The world’s second-largest economy suffered its worst quarterly drop in output since the 1960s between January and March, as it became the first to feel the effects of the COVID-19[feminine[feminine crisis before its global spread.
It announced a modest recovery since reopening its economy, growing 3.2% from a year earlier in the following three months.
The National Bureau of Statistics (NBS) said on Monday that a figure of 4.9% was reached in the third quarter up to the end of September.
The figure confirms the continued ‘V-shaped’ recovery – elusive in the UK and elsewhere due to second wave coronavirus infections.
Although growth was slightly weaker than analysts had expected, they pointed out that encouraging data from the last month of the period gives good cause for optimism.
Retail sales rose 3.3% in September from a year earlier, after edging up 0.5% in August, while car sales were up almost 13% from month to month previous.
Industrial production rose 6.9% after rising 5.6% in August.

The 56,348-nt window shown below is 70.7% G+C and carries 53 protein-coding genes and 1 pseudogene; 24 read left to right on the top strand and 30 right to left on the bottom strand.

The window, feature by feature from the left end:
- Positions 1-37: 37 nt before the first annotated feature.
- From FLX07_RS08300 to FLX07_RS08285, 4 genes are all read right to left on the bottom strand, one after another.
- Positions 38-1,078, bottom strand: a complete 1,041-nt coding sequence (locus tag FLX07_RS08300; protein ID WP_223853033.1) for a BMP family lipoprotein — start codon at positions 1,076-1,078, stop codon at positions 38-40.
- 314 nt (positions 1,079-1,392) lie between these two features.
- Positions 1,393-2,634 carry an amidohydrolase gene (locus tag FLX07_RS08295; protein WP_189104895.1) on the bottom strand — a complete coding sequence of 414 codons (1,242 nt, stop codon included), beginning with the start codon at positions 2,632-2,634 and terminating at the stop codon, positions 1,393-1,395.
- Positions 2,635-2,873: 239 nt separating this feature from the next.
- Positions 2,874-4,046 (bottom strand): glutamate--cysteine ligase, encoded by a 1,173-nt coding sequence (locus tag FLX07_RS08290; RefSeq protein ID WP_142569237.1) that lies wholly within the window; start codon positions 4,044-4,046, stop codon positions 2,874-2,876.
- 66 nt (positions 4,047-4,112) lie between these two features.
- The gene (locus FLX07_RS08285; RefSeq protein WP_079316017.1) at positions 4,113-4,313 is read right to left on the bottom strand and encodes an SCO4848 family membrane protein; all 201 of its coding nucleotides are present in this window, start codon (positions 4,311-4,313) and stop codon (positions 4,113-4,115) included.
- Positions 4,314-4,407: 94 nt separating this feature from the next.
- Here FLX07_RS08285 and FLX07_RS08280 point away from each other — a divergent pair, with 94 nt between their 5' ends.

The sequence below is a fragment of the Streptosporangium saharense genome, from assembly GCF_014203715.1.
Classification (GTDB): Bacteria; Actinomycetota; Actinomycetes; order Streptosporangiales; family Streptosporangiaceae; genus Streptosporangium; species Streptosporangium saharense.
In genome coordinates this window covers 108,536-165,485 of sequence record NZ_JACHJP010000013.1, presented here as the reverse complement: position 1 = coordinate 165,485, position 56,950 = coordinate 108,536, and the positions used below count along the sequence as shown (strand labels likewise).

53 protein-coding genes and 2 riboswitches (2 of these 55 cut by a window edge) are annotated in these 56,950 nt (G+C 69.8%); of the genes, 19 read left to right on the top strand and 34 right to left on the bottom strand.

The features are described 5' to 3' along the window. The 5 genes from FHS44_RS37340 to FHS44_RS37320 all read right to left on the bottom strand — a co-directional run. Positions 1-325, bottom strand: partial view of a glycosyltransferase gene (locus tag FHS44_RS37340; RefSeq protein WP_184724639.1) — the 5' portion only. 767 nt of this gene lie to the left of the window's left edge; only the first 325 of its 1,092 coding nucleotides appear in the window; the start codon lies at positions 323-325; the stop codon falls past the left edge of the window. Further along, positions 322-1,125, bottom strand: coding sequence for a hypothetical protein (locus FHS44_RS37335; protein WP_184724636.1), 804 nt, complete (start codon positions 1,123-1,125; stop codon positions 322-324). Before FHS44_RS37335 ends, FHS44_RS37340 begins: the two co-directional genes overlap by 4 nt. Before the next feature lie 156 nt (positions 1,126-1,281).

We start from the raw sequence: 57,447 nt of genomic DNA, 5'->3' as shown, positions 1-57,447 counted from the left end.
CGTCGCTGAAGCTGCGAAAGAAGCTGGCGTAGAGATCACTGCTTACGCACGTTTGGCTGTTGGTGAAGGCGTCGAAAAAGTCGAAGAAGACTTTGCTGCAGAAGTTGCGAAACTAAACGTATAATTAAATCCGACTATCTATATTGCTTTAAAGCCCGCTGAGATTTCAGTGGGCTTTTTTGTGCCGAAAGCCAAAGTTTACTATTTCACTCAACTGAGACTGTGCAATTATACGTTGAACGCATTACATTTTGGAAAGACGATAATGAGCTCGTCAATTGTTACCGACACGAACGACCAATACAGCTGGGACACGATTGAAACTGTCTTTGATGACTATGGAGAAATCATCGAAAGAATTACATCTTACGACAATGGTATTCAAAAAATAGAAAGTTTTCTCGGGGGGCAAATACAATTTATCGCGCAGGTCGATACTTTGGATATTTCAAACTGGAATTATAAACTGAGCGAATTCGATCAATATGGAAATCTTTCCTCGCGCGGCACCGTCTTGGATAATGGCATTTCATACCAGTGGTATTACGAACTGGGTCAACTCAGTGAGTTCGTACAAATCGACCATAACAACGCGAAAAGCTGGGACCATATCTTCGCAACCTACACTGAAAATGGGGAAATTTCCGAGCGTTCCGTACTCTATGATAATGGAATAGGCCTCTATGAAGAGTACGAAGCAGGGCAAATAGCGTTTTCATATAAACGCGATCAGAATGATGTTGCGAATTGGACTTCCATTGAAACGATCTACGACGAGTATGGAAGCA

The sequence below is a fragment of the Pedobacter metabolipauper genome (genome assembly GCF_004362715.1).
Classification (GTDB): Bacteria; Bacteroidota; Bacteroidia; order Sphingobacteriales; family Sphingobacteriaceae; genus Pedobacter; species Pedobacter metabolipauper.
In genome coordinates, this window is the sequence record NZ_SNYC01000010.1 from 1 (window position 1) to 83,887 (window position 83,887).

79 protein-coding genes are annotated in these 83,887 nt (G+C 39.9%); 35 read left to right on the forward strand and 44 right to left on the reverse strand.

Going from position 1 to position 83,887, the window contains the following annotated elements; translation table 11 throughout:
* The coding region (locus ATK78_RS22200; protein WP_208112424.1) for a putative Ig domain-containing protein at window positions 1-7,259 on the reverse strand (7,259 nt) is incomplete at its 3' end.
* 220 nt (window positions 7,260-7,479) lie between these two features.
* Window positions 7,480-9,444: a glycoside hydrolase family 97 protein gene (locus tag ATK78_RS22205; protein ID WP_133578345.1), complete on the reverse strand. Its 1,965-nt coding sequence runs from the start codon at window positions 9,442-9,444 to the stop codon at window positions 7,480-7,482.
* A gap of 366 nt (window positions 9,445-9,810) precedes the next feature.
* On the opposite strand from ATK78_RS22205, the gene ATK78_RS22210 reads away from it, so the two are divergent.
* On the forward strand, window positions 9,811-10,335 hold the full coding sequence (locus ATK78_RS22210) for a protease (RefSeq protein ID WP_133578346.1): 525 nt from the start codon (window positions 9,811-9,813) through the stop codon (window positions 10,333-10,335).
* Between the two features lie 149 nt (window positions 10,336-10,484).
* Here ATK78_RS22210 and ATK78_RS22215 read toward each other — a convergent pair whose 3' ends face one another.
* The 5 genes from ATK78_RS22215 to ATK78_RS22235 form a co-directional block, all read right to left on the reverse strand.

It is hoped that an emerging economic recovery in China will help fuel the engine of growth elsewhere in the months to come.
But there are fears in Beijing that demand for Chinese products abroad will remain fragile as the economic fallout from the pandemic continues to take hold of key markets, including Europe.
NBS spokesman Liu Aihua said, “At present, the epidemic situation overseas is still serious.
“We are also faced with the instability and uncertainty of the international environment. Effective domestic demand is still insufficient.
“The recoveries of the various industries and regions are still unbalanced. Much remains to be done to consolidate the basis for sustainable economic growth. ”
China has delayed further post-crisis stimulus to get the economy moving in recent months for fear of adding to its massive debt at a time of weaker demand.
Authorities have decided to create nine million jobs after more than 20 million factory workers are said to have lost their jobs following the shutdown of the virus.
Independent analysts have estimated that 130 million people were out of work – at least temporarily – during the country’s lockdown.
Nevertheless, the International Monetary Fund forecasts growth of 1.9% in China for the whole year.
China would be, in this scenario, the only major economy likely to register an increase in production year on year.